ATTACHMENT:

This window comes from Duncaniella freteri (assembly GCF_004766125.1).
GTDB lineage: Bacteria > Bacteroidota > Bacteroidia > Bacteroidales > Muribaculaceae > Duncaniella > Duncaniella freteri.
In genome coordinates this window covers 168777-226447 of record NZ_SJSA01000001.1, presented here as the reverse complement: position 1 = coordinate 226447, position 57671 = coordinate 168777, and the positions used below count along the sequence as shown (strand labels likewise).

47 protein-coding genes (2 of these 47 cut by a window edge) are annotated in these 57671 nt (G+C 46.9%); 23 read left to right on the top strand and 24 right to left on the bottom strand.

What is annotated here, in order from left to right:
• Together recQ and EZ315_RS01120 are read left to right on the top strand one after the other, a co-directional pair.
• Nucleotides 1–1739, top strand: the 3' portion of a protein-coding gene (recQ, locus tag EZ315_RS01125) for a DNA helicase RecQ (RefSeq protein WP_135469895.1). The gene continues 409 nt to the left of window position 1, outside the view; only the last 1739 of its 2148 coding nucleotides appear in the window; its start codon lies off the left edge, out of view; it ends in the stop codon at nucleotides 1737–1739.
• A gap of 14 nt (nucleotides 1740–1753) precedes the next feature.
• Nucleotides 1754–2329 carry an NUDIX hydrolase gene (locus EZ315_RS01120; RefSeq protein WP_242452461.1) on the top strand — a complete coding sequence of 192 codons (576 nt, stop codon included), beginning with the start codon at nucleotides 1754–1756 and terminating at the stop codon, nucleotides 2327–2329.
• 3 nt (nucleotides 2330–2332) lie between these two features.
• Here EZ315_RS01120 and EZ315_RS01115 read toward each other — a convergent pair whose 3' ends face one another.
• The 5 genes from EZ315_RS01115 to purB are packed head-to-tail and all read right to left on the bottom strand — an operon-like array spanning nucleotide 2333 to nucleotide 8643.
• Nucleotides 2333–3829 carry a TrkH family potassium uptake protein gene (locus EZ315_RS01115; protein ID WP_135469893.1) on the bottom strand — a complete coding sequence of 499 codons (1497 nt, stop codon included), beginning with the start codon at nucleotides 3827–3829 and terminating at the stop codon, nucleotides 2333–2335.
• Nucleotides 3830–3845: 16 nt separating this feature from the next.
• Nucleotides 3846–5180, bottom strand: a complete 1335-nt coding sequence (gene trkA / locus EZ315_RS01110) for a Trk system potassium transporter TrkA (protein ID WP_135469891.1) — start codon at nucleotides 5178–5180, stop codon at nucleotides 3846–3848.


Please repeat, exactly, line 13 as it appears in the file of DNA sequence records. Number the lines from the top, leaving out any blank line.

• Nucleotides 2333–3829 carry a TrkH family potassium uptake protein gene (locus EZ315_RS01115; protein ID WP_135469893.1) on the bottom strand — a complete coding sequence of 499 codons (1497 nt, stop codon included), beginning with the start codon at nucleotides 3827–3829 and terminating at the stop codon, nucleotides 2333–2335.